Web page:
• Estimated deadlines. While the development team will provide a realistic timeline later when they present the project plan, you should have a general idea of when you plan on launching a new app or when you’ll need an MVP to present to stakeholders. Ensure that the team has the capacity/time to deliver the desired outcome before you commit.
  • Other requirements. Will you need any customizations? Or post-release support and maintenance? Whatever it is, make sure you’re upfront about your needs during your initial conversations with potential vendors to allow you to cover all of your bases.

Assessing Cultural Fit

Assessing Cultural Fit

Broadly speaking, you and your potential partner should have a similar set of values and standards.

Start evaluating outsourcing partners for cultural fit by looking at the following three areas to help you weed out bad-fit vendors and narrow down your list:

  • Relationship competency—Capabilities that determine the vendor’s abilities and willingness to align around client business needs and goals. Are they a suitable partner who will be invested in your success?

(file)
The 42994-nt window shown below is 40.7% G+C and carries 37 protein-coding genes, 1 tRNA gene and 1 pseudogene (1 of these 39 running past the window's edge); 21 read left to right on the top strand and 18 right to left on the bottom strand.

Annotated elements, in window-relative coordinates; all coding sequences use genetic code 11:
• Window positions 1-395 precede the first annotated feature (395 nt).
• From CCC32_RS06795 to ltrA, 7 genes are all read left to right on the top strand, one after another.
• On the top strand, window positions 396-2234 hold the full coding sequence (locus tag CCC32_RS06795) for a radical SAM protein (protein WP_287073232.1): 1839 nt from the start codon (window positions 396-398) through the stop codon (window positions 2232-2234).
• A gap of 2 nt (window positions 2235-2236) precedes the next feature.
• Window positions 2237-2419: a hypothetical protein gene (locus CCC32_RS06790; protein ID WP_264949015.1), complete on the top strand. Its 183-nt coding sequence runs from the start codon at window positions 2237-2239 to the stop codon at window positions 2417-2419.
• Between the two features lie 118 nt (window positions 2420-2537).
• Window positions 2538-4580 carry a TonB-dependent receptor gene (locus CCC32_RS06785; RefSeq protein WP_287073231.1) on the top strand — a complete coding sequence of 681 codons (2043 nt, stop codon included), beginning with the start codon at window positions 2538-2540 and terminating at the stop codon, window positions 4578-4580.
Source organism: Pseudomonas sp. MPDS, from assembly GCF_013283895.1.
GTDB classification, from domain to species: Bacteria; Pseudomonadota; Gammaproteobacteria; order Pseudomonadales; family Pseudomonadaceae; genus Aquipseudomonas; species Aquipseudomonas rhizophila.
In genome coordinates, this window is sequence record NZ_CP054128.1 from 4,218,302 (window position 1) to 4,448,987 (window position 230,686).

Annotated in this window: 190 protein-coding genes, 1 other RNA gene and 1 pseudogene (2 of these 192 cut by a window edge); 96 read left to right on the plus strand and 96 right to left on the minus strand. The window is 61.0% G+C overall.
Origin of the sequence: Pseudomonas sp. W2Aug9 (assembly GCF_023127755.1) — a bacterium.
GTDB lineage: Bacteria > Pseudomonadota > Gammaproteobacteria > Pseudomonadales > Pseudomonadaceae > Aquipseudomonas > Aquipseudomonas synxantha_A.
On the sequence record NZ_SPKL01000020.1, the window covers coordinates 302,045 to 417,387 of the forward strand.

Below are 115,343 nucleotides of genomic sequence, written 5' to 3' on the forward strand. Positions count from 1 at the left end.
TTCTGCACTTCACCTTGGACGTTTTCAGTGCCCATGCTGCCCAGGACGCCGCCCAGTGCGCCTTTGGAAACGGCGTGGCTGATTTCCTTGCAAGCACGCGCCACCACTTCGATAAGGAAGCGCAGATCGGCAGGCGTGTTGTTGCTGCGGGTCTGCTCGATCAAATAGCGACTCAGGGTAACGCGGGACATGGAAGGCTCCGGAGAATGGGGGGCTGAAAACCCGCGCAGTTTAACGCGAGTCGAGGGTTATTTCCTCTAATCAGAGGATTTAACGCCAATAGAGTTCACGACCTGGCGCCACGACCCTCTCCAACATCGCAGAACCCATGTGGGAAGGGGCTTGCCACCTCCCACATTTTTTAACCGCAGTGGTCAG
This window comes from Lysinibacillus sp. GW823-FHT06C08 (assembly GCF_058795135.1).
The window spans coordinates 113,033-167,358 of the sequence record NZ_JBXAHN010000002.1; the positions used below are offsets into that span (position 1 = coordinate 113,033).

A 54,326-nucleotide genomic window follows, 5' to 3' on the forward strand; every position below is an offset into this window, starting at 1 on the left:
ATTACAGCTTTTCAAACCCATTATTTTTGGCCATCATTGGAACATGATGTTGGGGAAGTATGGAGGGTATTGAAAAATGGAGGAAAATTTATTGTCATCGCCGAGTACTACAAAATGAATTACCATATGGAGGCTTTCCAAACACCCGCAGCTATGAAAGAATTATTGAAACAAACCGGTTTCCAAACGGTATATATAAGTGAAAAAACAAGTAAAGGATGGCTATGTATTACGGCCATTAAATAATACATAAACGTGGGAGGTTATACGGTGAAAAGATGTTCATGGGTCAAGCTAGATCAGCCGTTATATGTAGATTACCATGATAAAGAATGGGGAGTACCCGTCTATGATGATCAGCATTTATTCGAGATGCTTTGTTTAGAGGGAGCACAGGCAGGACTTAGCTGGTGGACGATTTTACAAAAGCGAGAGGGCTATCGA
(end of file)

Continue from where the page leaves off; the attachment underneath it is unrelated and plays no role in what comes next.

• Transformation competencies—Can the vendor help your organization achieve meaningful progress toward business goals?
  • Ask about communication style—What channels do they typically use? How do they communicate with other clients? What tools do they use? Can they adapt to your organization’s existing processes/tools?

Beyond these basic competencies, you’ll need to dive deeper to determine which providers are likely to be the best fit based on your goals, work style, and company culture.

Sergio Deras recommends looking for companies with a “lean-promoting culture focused on making sure their people are happy campers.”

“The key is finding a partner vs. a service provider. With a partner, you want to make sure that you can blend your practices (for the better), that you can easily communicate up or down the organization, that they have a proven track record, and that the company’s values are aligned with your own.”– Aaron Rivera, VP of Tiempo Flex, Tiempo Development